Discover some background information on how we'll learn to live and work on the Moon - and beyond!
In one sense, lunar exploration fires the human imagination for the same reason that people climb mountains: because it's there. The moon, shining above us at night and shifting in its phases, has often been a source of wonder and mystery for people throughout our history. In a more practical sense, however, we look toward lunar exploration to help us work through and solve the knotty problems we face on Earth. The Apollo Program, which landed astronauts on the moon for the first time on July 31st, 1969, was a major leap forward for human space exploration. It also provided a number of technological breakthroughs which would have an impact on all sorts of areas. The moon boot that the astronauts wore became, in time, the cushioning soles of the athletic footwear in use today. Spacesuit fabric design was eventually used to design retractable dome roofing in many sports stadiums. Items like cordless power tools, wearable heart monitors, and solar panels were also spun off of technology that NASA developed for the moon landing.
Moving forward to today, we have made incredible strides towards further exploring our solar system. We have flown by many of the planets in the system, landed spacecraft on comets and asteroids, and are busy planning out the details on sending astronauts to land on Mars. The International Space Station, first launched in 1998 and now comprised of fifteen pressurised modules, is a peak in human ingenuity and engineering. Space exploration, especially lunar exploration, has spurred us to ever-greater scientific heights.
Three ongoing projects from Let's Talk Science also touch on life in space! Whether it's growing food, maintaining a clean indoor atmosphere, or getting students involved in visualizing their future in space, there's a lot to get into.
Through Tomatosphere™, your students will investigate the effects of outer space on the germination of tomato seeds. This is a hands-on program that builds scientific inquiry and experimentation skills.
Send a postcard to space and back thanks to a partnership with Club for the Future. The Club’s mission is to inspire students to pursue careers in STEM and help visualize the future of life in space. This page describes the project and how to get your postcards to space.
Since we first launched objects into orbit in the 1950s we have made great strides in exploring the solar system that we call home. Below are some resources on what we've discovered through that exploration.
The ways and means by which human beings lift themselves out of the confines of gravity and into the swelling expanse of outer space are fascinating! Below are some resources on the science that we use to get ourselves into orbit and beyond.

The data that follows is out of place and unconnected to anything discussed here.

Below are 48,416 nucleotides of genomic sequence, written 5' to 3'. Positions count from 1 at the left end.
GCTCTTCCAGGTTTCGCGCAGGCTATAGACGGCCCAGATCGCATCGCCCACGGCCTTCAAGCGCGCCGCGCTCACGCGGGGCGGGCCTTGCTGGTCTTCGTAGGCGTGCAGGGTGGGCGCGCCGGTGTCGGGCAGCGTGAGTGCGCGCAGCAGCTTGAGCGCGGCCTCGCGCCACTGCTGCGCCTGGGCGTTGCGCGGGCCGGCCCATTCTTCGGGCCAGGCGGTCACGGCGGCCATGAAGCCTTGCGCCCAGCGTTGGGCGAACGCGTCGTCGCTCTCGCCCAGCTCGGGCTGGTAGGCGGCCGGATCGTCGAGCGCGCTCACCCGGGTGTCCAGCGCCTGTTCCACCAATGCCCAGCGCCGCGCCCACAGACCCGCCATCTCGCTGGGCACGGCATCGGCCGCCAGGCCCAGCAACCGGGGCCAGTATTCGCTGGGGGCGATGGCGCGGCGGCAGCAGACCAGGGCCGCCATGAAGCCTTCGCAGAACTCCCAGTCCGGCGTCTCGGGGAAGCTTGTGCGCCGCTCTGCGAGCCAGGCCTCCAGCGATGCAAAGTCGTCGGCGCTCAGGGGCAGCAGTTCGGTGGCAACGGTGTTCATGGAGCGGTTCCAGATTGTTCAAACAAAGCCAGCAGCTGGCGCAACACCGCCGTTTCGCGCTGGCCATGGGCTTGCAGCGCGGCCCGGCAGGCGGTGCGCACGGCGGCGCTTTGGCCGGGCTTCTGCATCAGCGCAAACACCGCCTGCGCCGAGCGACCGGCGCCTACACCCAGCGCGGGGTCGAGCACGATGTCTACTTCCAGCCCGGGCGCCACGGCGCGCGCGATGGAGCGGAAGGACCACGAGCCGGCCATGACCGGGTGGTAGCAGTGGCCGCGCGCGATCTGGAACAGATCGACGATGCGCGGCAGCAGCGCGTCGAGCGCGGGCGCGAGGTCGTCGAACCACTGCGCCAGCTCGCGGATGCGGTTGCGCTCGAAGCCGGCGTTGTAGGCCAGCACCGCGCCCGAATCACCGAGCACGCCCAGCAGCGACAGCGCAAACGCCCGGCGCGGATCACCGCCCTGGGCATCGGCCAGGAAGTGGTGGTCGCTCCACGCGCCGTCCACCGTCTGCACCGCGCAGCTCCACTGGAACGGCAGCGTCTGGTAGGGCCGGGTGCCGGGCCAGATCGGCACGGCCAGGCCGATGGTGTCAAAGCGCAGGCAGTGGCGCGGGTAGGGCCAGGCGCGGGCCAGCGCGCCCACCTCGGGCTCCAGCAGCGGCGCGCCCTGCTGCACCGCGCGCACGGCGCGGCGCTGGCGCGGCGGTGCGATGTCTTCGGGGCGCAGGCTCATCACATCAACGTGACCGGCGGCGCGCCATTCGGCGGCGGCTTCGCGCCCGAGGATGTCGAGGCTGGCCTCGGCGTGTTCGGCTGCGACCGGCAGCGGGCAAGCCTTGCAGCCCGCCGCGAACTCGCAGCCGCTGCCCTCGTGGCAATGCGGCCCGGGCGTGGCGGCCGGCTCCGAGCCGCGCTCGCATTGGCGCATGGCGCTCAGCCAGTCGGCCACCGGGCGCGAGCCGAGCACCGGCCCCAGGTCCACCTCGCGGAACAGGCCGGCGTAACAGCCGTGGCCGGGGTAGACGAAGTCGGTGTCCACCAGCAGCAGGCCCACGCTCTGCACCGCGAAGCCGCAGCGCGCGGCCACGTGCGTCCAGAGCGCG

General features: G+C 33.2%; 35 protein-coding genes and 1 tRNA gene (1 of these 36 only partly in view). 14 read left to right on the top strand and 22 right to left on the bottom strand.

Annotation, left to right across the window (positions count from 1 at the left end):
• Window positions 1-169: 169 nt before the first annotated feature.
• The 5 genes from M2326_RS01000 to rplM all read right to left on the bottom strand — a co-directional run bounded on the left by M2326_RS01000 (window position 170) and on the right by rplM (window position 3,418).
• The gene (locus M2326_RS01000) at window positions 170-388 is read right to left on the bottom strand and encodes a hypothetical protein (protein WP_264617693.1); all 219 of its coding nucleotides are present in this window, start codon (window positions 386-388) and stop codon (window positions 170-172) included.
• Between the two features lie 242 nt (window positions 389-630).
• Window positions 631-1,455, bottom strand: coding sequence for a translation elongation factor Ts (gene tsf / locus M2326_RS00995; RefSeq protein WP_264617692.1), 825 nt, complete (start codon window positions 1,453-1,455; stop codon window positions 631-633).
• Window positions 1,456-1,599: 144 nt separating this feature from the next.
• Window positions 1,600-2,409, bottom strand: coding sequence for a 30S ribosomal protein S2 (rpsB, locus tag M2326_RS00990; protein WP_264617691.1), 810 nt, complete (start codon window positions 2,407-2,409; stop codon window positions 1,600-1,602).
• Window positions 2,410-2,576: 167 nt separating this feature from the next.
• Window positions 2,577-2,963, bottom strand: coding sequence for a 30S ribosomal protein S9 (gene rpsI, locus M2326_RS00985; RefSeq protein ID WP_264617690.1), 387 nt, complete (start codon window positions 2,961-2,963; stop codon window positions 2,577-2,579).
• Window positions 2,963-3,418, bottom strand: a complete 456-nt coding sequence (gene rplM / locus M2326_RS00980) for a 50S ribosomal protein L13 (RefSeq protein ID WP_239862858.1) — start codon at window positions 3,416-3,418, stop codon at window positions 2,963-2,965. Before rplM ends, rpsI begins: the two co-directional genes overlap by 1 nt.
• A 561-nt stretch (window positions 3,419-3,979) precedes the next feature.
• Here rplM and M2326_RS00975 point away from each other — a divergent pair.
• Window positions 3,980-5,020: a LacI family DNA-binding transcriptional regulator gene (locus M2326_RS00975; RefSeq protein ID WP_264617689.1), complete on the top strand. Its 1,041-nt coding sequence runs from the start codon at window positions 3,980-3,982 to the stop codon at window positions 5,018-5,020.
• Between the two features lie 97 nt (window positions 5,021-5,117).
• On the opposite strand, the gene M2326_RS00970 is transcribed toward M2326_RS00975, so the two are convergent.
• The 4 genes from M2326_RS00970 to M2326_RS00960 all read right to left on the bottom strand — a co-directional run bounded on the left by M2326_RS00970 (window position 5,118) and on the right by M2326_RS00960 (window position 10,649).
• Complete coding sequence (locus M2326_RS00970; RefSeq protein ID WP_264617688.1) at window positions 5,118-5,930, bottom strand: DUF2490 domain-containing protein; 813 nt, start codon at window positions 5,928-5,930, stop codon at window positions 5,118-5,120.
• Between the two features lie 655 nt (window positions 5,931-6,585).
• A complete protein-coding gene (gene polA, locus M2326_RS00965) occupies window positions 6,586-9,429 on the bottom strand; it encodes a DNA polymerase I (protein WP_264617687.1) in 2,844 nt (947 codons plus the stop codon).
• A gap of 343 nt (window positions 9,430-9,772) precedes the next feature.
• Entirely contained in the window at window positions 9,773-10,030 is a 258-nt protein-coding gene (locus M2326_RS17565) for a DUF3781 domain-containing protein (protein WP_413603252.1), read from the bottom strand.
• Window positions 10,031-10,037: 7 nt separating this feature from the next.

The adjustment to living and working in space will entail a lot of work with artificial intelligence. AI will likely automate many of the menial tasks involved with daily human life. The ethics of this situation will involve a lively debate, one which could have far-reaching consequences with how we live and work on Earth as well. Below are some resources that examine the intersection between AI and ethics.
As mentioned in the introduction, space exploration has led to great advances in the technology we use not only for space exploration but also for life on Earth. Below are some resources on the kinds of engineering problems and solutions developed for making our way through the cosmos.
From the Moon, to the inner and outer solar system, and beyond into deep space: humans have been probing the depths of the unknown for decades. Below are some resources on space science beyond the boundaries of human existence.
What about the people who make a living driving forward the limits of human exploration? Below are some resources from the Canadian Space Agency on careers in space, as well as some profiles from Let's Talk Science of the people whose careers take them to the edge of the human imagination.
Types of Careers in the Space Industry
Careers, jobs and internships at the Canadian Space Agency and grants for universities and industry.
Career profiles of Indigenous people working in a space-related field
The Canadian Space Agency (CSA) recognizes that there are different ways of knowing. It acknowledges the many contributions of First Nations, Inuit and Métis peoples to the field of space and to science, technology, engineering and mathematics (STEM).